9 Questions on Information Theory

Thursday, February 13th, 2014 | Author:

Back in 2010 I had a series of posts going about questions in information theory that arose from a 2-week seminar with a bunch of students coming from various scientific disciplines (a wonderful event!). Here I picked those that I still find particularly compelling:

  1. Is the mathematical definition of Kullback-Leibler distance the key to understand different kinds of information?
  2. Can we talk about the total information content of the universe?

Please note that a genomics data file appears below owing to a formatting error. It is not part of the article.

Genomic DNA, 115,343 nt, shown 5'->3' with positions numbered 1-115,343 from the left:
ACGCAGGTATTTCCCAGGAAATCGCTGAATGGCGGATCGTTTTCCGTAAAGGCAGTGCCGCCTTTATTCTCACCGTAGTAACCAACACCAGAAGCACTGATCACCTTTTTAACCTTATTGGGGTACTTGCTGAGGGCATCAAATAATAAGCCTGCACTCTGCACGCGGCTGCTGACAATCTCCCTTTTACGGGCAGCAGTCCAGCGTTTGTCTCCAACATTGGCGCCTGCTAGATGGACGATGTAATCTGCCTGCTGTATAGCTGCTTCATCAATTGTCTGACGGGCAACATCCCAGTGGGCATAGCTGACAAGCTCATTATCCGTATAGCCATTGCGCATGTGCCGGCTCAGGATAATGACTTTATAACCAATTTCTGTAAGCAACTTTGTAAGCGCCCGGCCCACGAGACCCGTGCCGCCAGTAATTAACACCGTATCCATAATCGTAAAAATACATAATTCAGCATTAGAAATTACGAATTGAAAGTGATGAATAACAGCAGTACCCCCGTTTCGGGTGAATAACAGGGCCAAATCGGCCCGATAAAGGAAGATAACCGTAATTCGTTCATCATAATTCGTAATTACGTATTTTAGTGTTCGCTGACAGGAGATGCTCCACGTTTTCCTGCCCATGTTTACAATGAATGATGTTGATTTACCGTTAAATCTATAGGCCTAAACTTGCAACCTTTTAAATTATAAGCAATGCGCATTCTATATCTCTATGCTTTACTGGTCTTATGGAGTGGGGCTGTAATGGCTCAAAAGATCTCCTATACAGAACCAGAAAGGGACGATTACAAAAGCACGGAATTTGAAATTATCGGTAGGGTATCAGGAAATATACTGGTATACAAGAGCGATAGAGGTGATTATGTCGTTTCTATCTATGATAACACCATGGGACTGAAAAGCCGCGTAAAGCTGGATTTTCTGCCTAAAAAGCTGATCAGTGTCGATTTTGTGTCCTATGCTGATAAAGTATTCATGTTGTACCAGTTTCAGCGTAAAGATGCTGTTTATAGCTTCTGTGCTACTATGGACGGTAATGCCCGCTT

3. Is hypercomputation possible?
  4. Can we tell for a physical system whether it is a Turing machine?
  5. Given the fact that every system is continually measured, is the concept of a closed quantum system (with unitary time evolution) relevant for real physics?
  6. Can we create or measure truly random numbers in nature, and how would we recognize that?
  7. Would it make sense to adapt the notion of real numbers to a limited (but not fixed) amount of memory?
  8. Can causality be defined without reference to time?
  9. Should we re-define “life”, using information-theoretic terms?

What do you think?

Category: English, Questions in Information Theory

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